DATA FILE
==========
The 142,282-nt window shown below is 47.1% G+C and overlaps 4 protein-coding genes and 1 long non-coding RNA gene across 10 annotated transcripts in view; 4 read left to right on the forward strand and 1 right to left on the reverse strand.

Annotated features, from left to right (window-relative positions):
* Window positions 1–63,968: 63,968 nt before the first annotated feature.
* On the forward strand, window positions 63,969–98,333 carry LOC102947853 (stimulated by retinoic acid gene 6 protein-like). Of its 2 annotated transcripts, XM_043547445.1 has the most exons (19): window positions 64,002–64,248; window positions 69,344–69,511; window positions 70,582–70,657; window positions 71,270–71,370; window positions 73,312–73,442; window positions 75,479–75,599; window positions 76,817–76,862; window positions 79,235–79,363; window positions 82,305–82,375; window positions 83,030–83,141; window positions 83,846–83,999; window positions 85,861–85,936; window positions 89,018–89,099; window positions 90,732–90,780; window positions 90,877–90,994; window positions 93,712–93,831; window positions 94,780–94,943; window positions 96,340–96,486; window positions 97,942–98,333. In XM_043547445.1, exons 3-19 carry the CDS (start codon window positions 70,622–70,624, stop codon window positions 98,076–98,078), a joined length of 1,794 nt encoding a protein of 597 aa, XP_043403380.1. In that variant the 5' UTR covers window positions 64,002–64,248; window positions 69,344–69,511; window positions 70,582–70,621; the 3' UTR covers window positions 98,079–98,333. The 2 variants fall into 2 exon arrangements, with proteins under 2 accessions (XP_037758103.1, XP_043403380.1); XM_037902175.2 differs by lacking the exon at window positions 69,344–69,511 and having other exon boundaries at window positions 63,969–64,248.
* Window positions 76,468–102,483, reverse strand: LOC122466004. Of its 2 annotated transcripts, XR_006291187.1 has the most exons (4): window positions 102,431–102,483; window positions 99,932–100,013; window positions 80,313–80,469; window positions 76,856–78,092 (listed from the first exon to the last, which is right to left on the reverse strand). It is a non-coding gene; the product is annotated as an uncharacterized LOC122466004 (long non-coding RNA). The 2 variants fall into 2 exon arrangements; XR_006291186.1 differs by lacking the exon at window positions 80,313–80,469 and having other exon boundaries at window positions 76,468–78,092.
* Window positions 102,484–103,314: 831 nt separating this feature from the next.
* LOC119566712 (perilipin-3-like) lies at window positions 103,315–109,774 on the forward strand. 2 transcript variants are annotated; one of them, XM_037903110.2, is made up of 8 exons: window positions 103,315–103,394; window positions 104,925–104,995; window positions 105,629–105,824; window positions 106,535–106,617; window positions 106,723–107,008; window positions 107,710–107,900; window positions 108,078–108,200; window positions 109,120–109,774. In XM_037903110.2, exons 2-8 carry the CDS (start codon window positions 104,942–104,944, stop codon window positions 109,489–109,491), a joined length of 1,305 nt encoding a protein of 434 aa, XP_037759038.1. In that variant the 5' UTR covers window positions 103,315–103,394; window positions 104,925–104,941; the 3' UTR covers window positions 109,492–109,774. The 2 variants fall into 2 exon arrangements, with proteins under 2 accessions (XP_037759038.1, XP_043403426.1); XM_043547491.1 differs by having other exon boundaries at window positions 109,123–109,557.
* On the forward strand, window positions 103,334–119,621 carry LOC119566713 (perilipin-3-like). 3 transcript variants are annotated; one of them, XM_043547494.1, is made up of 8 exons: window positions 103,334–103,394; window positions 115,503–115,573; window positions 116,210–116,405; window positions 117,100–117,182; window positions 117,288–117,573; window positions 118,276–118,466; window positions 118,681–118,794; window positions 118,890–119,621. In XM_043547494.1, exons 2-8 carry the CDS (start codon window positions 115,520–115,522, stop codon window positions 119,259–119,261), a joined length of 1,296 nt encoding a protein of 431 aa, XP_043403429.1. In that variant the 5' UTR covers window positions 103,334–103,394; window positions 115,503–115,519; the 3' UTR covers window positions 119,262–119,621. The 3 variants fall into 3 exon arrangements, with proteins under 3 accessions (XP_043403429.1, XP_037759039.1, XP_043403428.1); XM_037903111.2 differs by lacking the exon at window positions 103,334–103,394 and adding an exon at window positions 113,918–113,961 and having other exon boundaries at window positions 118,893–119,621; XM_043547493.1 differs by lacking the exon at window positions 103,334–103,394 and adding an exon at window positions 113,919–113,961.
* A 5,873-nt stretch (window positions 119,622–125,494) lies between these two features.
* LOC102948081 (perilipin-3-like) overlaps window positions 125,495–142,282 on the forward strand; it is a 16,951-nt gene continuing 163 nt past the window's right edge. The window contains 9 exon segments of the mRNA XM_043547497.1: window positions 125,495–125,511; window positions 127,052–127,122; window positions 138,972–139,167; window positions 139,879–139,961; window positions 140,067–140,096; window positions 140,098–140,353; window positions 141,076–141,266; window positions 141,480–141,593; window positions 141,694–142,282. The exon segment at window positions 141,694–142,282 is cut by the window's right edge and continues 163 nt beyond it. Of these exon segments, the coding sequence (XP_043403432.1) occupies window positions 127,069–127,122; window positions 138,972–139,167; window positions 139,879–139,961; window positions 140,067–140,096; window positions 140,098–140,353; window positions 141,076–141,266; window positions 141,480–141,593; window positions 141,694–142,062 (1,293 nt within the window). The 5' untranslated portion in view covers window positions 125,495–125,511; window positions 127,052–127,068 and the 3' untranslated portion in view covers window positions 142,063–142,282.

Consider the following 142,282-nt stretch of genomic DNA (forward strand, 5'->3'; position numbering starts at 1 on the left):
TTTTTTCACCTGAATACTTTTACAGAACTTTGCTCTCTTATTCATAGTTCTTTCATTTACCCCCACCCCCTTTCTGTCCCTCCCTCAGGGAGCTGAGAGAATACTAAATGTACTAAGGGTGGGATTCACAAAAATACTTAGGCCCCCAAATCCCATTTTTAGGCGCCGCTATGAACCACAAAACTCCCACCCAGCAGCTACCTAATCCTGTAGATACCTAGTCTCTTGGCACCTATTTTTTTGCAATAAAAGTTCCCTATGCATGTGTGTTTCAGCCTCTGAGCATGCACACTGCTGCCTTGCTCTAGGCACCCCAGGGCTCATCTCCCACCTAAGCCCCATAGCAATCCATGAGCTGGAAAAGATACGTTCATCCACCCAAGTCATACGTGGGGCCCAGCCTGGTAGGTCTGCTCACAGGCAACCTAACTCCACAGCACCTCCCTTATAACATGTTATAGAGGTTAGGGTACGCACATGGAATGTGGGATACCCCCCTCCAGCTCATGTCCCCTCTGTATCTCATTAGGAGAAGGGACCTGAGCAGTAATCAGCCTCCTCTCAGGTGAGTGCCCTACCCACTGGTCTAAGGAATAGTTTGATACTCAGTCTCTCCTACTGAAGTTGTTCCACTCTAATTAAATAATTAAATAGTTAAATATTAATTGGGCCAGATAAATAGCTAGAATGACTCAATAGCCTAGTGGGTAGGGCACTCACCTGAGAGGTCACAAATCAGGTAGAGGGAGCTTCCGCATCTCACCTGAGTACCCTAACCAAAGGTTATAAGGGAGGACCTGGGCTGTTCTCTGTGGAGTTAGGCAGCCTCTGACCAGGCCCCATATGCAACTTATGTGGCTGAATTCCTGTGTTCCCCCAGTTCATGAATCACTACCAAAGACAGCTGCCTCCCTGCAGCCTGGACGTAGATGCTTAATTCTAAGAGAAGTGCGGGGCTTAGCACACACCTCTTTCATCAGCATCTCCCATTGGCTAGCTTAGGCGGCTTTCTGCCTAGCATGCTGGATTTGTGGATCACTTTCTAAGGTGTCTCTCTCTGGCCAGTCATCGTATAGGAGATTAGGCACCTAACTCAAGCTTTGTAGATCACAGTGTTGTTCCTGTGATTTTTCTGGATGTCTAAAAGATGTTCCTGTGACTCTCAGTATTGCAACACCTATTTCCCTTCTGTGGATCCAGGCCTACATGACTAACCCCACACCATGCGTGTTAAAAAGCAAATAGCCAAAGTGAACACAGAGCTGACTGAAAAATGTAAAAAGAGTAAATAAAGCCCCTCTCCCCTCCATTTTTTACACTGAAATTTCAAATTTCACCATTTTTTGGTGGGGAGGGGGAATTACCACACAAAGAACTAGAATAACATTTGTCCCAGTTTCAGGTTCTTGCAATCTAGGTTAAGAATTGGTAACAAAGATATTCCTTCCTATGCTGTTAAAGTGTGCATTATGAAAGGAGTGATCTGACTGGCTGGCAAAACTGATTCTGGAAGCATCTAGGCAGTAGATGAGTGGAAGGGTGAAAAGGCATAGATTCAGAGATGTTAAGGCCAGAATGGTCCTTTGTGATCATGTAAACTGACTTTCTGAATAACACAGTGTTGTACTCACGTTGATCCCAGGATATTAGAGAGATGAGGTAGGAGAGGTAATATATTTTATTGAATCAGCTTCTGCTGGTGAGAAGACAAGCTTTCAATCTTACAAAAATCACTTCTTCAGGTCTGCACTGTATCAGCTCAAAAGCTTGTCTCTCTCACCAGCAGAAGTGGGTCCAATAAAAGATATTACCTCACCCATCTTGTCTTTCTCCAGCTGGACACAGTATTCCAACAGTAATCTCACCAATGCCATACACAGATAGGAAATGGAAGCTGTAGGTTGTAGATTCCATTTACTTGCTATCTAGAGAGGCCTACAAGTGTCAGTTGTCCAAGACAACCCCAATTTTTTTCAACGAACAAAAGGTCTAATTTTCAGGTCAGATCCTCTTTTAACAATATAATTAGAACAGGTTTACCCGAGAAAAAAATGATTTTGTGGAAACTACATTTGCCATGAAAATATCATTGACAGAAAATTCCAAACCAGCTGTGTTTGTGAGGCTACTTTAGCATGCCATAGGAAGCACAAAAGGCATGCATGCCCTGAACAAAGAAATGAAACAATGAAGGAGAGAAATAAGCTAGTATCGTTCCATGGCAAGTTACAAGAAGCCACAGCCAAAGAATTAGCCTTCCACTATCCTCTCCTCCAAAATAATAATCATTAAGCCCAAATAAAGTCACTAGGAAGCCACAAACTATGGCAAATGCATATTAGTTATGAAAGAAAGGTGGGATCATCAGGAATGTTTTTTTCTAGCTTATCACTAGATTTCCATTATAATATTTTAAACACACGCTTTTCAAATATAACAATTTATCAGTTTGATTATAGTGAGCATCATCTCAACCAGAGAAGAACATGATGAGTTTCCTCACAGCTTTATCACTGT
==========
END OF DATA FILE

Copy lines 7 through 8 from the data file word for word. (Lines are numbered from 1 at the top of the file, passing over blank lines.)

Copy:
* LOC119566712 (perilipin-3-like) lies at window positions 103,315–109,774 on the forward strand. 2 transcript variants are annotated; one of them, XM_037903110.2, is made up of 8 exons: window positions 103,315–103,394; window positions 104,925–104,995; window positions 105,629–105,824; window positions 106,535–106,617; window positions 106,723–107,008; window positions 107,710–107,900; window positions 108,078–108,200; window positions 109,120–109,774. In XM_037903110.2, exons 2-8 carry the CDS (start codon window positions 104,942–104,944, stop codon window positions 109,489–109,491), a joined length of 1,305 nt encoding a protein of 434 aa, XP_037759038.1. In that variant the 5' UTR covers window positions 103,315–103,394; window positions 104,925–104,941; the 3' UTR covers window positions 109,492–109,774. The 2 variants fall into 2 exon arrangements, with proteins under 2 accessions (XP_037759038.1, XP_043403426.1); XM_043547491.1 differs by having other exon boundaries at window positions 109,123–109,557.
* On the forward strand, window positions 103,334–119,621 carry LOC119566713 (perilipin-3-like). 3 transcript variants are annotated; one of them, XM_043547494.1, is made up of 8 exons: window positions 103,334–103,394; window positions 115,503–115,573; window positions 116,210–116,405; window positions 117,100–117,182; window positions 117,288–117,573; window positions 118,276–118,466; window positions 118,681–118,794; window positions 118,890–119,621. In XM_043547494.1, exons 2-8 carry the CDS (start codon window positions 115,520–115,522, stop codon window positions 119,259–119,261), a joined length of 1,296 nt encoding a protein of 431 aa, XP_043403429.1. In that variant the 5' UTR covers window positions 103,334–103,394; window positions 115,503–115,519; the 3' UTR covers window positions 119,262–119,621. The 3 variants fall into 3 exon arrangements, with proteins under 3 accessions (XP_043403429.1, XP_037759039.1, XP_043403428.1); XM_037903111.2 differs by lacking the exon at window positions 103,334–103,394 and adding an exon at window positions 113,918–113,961 and having other exon boundaries at window positions 118,893–119,621; XM_043547493.1 differs by lacking the exon at window positions 103,334–103,394 and adding an exon at window positions 113,919–113,961.